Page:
If you think it can't happen to your kid, listen
up! 1 in 42 children will become lost, missing, kidnapped or run away this year.
While stranger abduction is relatively rare, it still happens. Most abductions
are perpetrated by some-one the child knows. Knowing the top 10 lure techniques
(as identified by the FBI) that are used by child predators will better prepare
you to talk openly to your children and teach them what key phrases to look for
and how to stay safe.
10 Top Lures Used by Child Predators
Helpless Lure - This is the person who needs help carrying boxes to his car,
or to find a lost dog, or lost child.
children that adults don't ask kids for help in any way. Adults should ask Adults
for help or directions or whatever they want.
2. The Promise
Lure - This is when the predator promises to take the child to Mommy or Daddy.
Or perhaps promises a surprise or candy in the car.
Tell children that they are NEVER to go with anyone unless Mom or Dad has instructed
3. The Gift Giving Lure - This is the predator
who gives the child candy, toys, money or other gifts.
Tell children NEVER to accept gifts from anyone unless you've received permission
from Mom or Dad. This includes money from Grandpa (especially when the child is
told to keep it secret). Tell children that we don't keep secrets in our family.
The Messenger - This is the predator who tells the child that "Mommy
was in a car accident" and the child is to go with them. Or "Your Mom
called and asked me to pick you up today."
Tell children the names of the people you have entrusted as emergency back
ups. Remind them NEVER to go with anyone unless Mom or Dad instructs them to.
The Leader (Authority Figure) - This is the policeman, priest, teacher
or other authority figure who uses their position and suggested authority to win
the child's trust.
Prevention: Tell children not to go
with anyone no matter what they are wearing or who they are, even if it means
that they might get into trouble. (Many authority figures tell kids they will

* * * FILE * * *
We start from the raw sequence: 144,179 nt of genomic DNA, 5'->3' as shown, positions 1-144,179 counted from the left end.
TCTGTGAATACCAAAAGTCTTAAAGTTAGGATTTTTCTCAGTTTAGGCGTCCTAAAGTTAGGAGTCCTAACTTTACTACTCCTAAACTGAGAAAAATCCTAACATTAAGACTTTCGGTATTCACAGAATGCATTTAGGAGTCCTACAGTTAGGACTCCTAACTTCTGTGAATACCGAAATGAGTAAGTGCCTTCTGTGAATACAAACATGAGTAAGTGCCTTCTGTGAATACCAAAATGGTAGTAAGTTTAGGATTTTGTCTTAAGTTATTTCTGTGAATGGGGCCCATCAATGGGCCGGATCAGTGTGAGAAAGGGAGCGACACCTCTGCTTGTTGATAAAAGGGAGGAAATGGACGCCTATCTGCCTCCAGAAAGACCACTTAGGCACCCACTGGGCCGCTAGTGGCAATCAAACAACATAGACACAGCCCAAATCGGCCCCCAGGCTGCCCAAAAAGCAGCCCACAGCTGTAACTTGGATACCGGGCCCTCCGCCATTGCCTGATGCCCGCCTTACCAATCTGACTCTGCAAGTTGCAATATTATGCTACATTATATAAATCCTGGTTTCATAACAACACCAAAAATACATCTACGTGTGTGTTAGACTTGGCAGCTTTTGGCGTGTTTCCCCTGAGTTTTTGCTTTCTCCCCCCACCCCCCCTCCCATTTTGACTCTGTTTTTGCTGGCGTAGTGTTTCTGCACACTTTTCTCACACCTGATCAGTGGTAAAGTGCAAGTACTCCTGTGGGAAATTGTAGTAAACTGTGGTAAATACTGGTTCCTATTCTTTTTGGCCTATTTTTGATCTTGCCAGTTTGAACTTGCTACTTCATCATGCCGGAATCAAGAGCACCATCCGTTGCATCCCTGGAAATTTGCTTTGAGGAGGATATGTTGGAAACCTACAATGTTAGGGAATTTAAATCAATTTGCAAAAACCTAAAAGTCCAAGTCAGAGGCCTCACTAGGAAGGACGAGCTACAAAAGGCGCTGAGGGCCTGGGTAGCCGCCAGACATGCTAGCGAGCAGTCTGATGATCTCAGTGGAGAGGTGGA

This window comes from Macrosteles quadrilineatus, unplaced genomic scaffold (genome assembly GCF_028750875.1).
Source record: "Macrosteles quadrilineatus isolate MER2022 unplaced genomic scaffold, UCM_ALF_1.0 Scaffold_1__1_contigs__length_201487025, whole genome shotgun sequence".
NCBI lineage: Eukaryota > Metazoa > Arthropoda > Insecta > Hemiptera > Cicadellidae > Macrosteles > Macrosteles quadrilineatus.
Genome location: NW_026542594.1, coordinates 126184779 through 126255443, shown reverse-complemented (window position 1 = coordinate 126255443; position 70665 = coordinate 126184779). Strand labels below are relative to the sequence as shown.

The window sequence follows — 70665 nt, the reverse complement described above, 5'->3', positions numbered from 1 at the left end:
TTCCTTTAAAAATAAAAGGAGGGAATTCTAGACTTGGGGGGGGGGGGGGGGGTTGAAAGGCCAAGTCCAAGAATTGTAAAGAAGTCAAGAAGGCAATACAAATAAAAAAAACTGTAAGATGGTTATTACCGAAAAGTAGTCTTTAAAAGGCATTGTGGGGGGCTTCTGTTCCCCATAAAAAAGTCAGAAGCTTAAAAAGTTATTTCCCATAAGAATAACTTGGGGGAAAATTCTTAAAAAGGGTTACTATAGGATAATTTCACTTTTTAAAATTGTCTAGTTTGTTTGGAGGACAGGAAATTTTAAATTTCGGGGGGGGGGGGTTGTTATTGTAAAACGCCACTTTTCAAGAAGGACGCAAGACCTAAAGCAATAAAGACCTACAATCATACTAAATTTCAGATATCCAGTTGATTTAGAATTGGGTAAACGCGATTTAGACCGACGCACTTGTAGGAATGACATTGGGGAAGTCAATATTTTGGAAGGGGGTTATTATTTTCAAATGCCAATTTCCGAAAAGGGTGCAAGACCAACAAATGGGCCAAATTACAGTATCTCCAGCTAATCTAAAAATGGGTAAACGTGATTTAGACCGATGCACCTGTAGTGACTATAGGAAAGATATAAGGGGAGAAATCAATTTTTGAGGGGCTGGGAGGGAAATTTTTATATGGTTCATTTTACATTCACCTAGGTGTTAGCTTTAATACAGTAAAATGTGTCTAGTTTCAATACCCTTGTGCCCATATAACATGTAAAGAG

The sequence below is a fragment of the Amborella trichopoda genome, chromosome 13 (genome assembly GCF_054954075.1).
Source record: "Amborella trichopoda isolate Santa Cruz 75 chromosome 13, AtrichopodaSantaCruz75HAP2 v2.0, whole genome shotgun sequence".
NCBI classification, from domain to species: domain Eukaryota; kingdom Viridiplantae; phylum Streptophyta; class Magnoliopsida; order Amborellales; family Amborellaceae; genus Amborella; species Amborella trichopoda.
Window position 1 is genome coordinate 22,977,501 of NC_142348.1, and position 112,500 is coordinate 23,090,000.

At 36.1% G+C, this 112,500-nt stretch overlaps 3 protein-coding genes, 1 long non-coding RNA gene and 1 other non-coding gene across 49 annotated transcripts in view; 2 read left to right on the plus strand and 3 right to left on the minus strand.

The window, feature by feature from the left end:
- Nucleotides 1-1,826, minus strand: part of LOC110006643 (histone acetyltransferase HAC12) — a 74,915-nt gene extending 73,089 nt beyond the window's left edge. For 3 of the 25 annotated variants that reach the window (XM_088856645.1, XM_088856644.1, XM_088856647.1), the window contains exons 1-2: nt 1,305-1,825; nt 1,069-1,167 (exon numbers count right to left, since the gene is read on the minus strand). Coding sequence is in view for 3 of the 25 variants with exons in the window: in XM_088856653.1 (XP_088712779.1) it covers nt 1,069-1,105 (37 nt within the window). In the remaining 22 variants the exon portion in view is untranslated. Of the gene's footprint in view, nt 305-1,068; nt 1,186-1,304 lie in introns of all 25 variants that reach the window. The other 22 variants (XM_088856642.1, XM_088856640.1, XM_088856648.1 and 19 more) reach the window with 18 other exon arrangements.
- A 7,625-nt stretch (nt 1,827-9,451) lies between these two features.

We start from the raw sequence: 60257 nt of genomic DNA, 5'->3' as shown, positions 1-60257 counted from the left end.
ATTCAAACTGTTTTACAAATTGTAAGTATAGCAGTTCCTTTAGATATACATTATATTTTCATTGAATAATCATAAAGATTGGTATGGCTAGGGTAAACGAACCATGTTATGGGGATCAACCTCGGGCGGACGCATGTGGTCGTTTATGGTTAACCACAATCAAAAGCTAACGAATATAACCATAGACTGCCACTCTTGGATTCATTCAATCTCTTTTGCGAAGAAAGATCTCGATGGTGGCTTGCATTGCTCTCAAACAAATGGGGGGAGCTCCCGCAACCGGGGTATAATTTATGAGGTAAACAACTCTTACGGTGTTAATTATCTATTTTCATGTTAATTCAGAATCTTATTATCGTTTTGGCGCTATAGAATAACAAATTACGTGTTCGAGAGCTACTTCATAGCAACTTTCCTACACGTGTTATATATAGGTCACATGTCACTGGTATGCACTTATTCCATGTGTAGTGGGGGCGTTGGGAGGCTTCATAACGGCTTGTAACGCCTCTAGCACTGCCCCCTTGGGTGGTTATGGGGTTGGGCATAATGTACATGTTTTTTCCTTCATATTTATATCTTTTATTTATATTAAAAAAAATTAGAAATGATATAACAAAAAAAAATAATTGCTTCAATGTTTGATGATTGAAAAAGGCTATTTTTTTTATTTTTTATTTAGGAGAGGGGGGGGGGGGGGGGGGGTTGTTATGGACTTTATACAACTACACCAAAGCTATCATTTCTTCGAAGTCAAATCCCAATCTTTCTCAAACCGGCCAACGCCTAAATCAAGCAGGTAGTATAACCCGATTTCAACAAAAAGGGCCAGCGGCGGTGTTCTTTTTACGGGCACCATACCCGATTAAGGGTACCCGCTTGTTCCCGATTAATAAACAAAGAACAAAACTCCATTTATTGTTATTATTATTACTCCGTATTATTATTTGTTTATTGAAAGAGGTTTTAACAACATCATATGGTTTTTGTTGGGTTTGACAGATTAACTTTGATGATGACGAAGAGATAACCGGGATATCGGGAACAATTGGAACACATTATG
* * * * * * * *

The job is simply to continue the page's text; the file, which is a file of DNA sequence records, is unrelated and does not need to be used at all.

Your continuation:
be in trouble, or threaten to hurt Mom and Dad if the child doesn't cooperate).
Friendly Lure - This is the nice friendly predator who engages the child
Prevention: Teach children not to talk
to any adults they don't know unless their parent is with them.
Playing Games - This is the predator who plays "touching games"
and makes the child promise not to tell. Or other 'games' that the child feels
Prevention: Teach children to listen
to their instincts. If something makes them feel funny in their stomachs, they
are to stop, run and tell.
8. "Too Cool" -
This is the person who the child looks up to as cool. Perhaps a friend's older
sibling, or a relative or a neighbor who has the latest video games.
Teach children to listen to their instincts. If someone asks them to do something
they know is wrong or feels funny, teach them to stop, run and tell.
The Magician Lure - This is the predator who seemingly magically knows
the child's name or other information about the child.
Don't put nametags on the outside of your children's clothing, books, book bags,
10. The Power Predator - This is the scary predator
who just grabs the child off his/her bike and throws them into the car.
This is the only time a child should fight, scream, kick, bite. Tell children
that if they are on their bikes and someone tries to take them off, they should
hold the bike as hard as they can while screaming "You're not my Mom/Dad!"
few more essentials:
Make sure your child knows his or her complete name, address and telephone number
with area code. It seems like a lot to remember, but this is one of the most important
child safety tips.
your child how to dial 911. Most cities send the police whether or not a request
is made, so let your child know this is for emergencies only, and not a game.
Establish a code word for situations when your child is to be picked up by someone
other than a parent or regular caregiver. Predators have tricked kids into telling
the code word, so remind your child never to tell anyone.
Teach your child that if it feels weird it probably is, and regularly remind the
child that he or she can talk to you about anything.
Don't lose sight of your child in public places, especially when very crowded.
Remind your child that if he or she is lost to find a store clerk or police officer
and wait with that person until you or the police arrive. The child shouldn't
go with someone who offers to take him or her to you unless it is a uniformed
that child predators look like regular folks.
If you must leave your child at home alone, remind the child to never open the
door for anyone that you have not approved.
Teach your child to always walk with someone.
If your child is in a dangerous situation, he or she should yell for help ("this
is not my Mom/Dad") and run to a trusted adult. The child should know to
never to run into an uninhabited area.
It is important for families to talk about child safety. Keep an open dialogue,
and take the time to give situational quizzes about all safety issues. You can
keep this light and fun without scaring your child by mixing up questions like:
"What would you do if you woke up and smelled smoke?"
followed by "What would you do if someone pulled up in a car and asked
you for directions?"